ⓘ Axiom of determinacy. In mathematics, the axiom of determinacy is a possible axiom for set theory introduced by Jan Mycielski and Hugo Steinhaus in 1962. It ref ..

                                     

ⓘ Axiom of determinacy

In mathematics, the axiom of determinacy is a possible axiom for set theory introduced by Jan Mycielski and Hugo Steinhaus in 1962. It refers to certain two-person topological games of length ω. AD states that every game of a certain type is determined; that is, one of the two players has a winning strategy.

They motivated AD by its interesting consequences, and suggested that AD could be true in the least natural model LR of a set theory, which accepts only a weak form of the axiom of choice AC but contains all real and all ordinal numbers. Some consequences of AD followed from theorems proved earlier by Stefan Banach and Stanislaw Mazur, and Morton Davis. Mycielski and Stanislaw Swierczkowski contributed another one: AD implies that all sets of real numbers are Lebesgue measurable. Later Donald A. Martin and others proved more important consequences, especially in descriptive set theory. In 1988, John R. Steel and W. Hugh Woodin concluded a long line of research. Assuming the existence of some uncountable cardinal numbers analogous to ℵ 0 {\displaystyle \aleph _{0}}, they proved the original conjecture of Mycielski and Steinhaus that AD is true in LR.

                                     

1. Types of game that are determined

The axiom of determinacy refers to games of the following specific form: Consider a subset A of the Baire space ω of all infinite sequences of natural numbers. Two players, I and II, alternately pick natural numbers

n 0, n 1, n 2, n 3.

After infinitely many moves, a sequence n i ∈ ω {\displaystyle n_{i}_{i\in \omega }} is generated. Player I wins the game if and only if the sequence generated is an element of A. The axiom of determinacy is the statement that all such games are determined.

Not all games require the axiom of determinacy to prove them determined. If the set A is clopen, the game is essentially a finite game, and is therefore determined. Similarly, if A is a closed set, then the game is determined. It was shown in 1975 by Donald A. Martin that games whose winning set is a Borel set are determined. It follows from the existence of sufficiently large cardinals that all games with winning set a projective set are determined see Projective determinacy, and that AD holds in LR.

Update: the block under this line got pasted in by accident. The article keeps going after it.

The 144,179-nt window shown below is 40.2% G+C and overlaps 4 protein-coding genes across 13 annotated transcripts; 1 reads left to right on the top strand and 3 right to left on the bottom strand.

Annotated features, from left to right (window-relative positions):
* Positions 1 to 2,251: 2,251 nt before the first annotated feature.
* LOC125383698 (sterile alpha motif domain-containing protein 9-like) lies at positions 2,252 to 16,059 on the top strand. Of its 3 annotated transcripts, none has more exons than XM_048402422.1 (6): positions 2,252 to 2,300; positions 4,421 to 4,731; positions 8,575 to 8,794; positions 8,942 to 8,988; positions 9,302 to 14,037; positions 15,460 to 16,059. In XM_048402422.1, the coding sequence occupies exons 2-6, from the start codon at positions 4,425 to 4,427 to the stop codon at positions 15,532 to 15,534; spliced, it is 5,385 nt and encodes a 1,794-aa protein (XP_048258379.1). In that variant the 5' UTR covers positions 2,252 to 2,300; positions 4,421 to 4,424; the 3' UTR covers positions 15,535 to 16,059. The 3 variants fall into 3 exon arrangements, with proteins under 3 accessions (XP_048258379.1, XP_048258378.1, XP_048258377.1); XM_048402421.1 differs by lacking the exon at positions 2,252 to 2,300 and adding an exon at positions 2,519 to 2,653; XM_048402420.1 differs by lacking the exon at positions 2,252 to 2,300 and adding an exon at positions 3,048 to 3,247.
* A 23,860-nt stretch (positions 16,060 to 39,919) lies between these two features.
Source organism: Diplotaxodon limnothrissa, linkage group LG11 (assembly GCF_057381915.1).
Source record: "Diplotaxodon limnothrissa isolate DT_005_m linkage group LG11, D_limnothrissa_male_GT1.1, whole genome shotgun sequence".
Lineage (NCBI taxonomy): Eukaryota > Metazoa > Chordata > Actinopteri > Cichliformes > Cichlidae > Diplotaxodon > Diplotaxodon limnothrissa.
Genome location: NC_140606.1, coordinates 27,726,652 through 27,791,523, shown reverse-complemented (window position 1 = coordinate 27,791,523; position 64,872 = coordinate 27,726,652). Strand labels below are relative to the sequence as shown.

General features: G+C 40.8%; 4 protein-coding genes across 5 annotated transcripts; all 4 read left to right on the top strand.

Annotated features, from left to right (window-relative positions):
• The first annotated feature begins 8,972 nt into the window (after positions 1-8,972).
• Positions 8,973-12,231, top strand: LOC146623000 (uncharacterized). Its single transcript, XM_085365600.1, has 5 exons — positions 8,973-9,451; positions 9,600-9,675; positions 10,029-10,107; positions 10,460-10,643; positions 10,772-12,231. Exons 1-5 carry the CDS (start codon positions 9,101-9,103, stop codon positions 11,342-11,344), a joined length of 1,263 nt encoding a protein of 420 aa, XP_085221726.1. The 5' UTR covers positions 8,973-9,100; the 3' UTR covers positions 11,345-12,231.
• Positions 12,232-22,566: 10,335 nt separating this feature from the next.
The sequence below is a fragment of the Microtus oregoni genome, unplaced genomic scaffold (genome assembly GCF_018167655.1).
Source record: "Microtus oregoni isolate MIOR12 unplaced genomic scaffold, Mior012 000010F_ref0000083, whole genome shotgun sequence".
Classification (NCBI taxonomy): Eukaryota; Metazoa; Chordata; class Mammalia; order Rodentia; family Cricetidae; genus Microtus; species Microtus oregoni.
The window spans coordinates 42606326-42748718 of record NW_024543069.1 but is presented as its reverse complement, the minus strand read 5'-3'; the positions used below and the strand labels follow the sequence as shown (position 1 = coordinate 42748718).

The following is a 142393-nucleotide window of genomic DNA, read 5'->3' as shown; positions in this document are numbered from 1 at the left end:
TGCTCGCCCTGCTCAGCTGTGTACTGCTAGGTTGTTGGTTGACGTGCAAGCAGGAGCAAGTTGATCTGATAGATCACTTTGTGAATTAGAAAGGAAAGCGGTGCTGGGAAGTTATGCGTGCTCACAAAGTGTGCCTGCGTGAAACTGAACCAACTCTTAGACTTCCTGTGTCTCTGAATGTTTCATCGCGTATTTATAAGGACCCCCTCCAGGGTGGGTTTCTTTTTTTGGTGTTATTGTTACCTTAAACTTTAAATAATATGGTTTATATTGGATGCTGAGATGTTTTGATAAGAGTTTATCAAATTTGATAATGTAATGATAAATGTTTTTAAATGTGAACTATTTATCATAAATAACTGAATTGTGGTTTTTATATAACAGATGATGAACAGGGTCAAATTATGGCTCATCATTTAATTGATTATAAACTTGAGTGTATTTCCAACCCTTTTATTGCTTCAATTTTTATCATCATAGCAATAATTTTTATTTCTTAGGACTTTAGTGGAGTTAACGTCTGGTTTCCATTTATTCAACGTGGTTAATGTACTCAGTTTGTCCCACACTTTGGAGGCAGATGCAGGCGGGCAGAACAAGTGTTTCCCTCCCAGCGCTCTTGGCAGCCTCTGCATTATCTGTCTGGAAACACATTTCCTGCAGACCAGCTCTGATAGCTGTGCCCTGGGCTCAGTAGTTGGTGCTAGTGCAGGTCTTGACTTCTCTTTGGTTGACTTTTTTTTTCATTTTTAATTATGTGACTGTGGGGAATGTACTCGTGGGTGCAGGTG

The axiom of determinacy implies that for every subspace X of the real numbers, the Banach–Mazur game BM X is determined and therefore that every set of reals has the property of Baire.

                                     

2. Incompatibility of the axiom of determinacy with the axiom of choice

The set S1 of all first player strategies in an ω-game G has the same cardinality as the continuum. The same is true of the set S2 of all second player strategies. We note that the cardinality of the set SG of all sequences possible in G is also the continuum. Let A be the subset of SG of all sequences that make the first player win. With the axiom of choice we can well order the continuum; furthermore, we can do so in such a way that any proper initial portion does not have the cardinality of the continuum. We create a counterexample by transfinite induction on the set of strategies under this well ordering:

We start with the set A undefined. Let T be the "time" whose axis has length continuum. We need to consider all strategies {s1T} of the first player and all strategies {s2T} of the second player to make sure that for every strategy there is a strategy of the other player that wins against it. For every strategy of the player considered we will generate a sequence that gives the other player a win. Let t be the time whose axis has length ℵ 0 and which is used during each game sequence.